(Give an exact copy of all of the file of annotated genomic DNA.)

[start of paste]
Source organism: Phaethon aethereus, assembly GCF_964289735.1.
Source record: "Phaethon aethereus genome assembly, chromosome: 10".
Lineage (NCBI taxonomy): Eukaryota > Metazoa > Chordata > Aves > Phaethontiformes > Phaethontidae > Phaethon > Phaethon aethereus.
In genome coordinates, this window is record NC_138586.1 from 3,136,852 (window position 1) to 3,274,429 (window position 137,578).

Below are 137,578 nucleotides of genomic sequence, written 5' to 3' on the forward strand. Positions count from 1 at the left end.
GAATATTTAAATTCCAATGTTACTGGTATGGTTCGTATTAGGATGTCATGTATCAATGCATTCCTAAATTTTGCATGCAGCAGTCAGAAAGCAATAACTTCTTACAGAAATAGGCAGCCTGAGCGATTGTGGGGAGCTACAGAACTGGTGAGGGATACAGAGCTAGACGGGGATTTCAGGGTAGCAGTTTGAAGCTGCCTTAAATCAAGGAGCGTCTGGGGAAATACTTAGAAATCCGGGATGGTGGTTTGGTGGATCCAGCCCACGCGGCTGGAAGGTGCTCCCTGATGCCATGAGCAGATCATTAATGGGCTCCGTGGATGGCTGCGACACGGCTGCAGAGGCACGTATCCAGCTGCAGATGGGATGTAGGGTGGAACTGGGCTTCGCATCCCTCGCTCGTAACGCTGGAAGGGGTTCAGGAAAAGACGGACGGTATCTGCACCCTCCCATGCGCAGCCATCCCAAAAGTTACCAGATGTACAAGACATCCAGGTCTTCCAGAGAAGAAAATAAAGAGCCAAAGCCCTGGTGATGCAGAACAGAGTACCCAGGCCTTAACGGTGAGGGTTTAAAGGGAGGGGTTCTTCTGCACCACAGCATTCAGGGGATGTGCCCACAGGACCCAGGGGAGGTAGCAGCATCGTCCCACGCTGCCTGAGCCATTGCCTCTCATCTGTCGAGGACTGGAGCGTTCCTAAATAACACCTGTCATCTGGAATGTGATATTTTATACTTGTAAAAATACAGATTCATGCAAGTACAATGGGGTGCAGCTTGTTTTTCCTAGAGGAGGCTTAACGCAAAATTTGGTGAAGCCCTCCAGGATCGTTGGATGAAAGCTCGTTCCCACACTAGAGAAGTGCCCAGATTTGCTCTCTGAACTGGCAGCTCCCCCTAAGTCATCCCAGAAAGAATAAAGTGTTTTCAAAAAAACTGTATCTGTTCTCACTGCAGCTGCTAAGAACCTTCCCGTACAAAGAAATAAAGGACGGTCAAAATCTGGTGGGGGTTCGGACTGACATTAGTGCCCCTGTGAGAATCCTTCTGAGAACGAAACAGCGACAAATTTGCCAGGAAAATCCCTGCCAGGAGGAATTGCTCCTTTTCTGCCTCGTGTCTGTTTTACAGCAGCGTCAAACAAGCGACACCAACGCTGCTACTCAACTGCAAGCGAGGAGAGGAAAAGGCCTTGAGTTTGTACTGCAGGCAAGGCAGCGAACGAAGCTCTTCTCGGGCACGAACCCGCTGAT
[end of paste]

Source organism: Phaethon aethereus, assembly GCF_964289735.1.
Source record: "Phaethon aethereus genome assembly, chromosome: 10".
Lineage (NCBI taxonomy): Eukaryota > Metazoa > Chordata > Aves > Phaethontiformes > Phaethontidae > Phaethon > Phaethon aethereus.
In genome coordinates, this window is record NC_138586.1 from 3,136,852 (window position 1) to 3,274,429 (window position 137,578).

Below are 137,578 nucleotides of genomic sequence, written 5' to 3' on the forward strand. Positions count from 1 at the left end.
GAATATTTAAATTCCAATGTTACTGGTATGGTTCGTATTAGGATGTCATGTATCAATGCATTCCTAAATTTTGCATGCAGCAGTCAGAAAGCAATAACTTCTTACAGAAATAGGCAGCCTGAGCGATTGTGGGGAGCTACAGAACTGGTGAGGGATACAGAGCTAGACGGGGATTTCAGGGTAGCAGTTTGAAGCTGCCTTAAATCAAGGAGCGTCTGGGGAAATACTTAGAAATCCGGGATGGTGGTTTGGTGGATCCAGCCCACGCGGCTGGAAGGTGCTCCCTGATGCCATGAGCAGATCATTAATGGGCTCCGTGGATGGCTGCGACACGGCTGCAGAGGCACGTATCCAGCTGCAGATGGGATGTAGGGTGGAACTGGGCTTCGCATCCCTCGCTCGTAACGCTGGAAGGGGTTCAGGAAAAGACGGACGGTATCTGCACCCTCCCATGCGCAGCCATCCCAAAAGTTACCAGATGTACAAGACATCCAGGTCTTCCAGAGAAGAAAATAAAGAGCCAAAGCCCTGGTGATGCAGAACAGAGTACCCAGGCCTTAACGGTGAGGGTTTAAAGGGAGGGGTTCTTCTGCACCACAGCATTCAGGGGATGTGCCCACAGGACCCAGGGGAGGTAGCAGCATCGTCCCACGCTGCCTGAGCCATTGCCTCTCATCTGTCGAGGACTGGAGCGTTCCTAAATAACACCTGTCATCTGGAATGTGATATTTTATACTTGTAAAAATACAGATTCATGCAAGTACAATGGGGTGCAGCTTGTTTTTCCTAGAGGAGGCTTAACGCAAAATTTGGTGAAGCCCTCCAGGATCGTTGGATGAAAGCTCGTTCCCACACTAGAGAAGTGCCCAGATTTGCTCTCTGAACTGGCAGCTCCCCCTAAGTCATCCCAGAAAGAATAAAGTGTTTTCAAAAAAACTGTATCTGTTCTCACTGCAGCTGCTAAGAACCTTCCCGTACAAAGAAATAAAGGACGGTCAAAATCTGGTGGGGGTTCGGACTGACATTAGTGCCCCTGTGAGAATCCTTCTGAGAACGAAACAGCGACAAATTTGCCAGGAAAATCCCTGCCAGGAGGAATTGCTCCTTTTCTGCCTCGTGTCTGTTTTACAGCAGCGTCAAACAAGCGACACCAACGCTGCTACTCAACTGCAAGCGAGGAGAGGAAAAGGCCTTGAGTTTGTACTGCAGGCAAGGCAGCGAACGAAGCTCTTCTCGGGCACGAACCCGCTGAT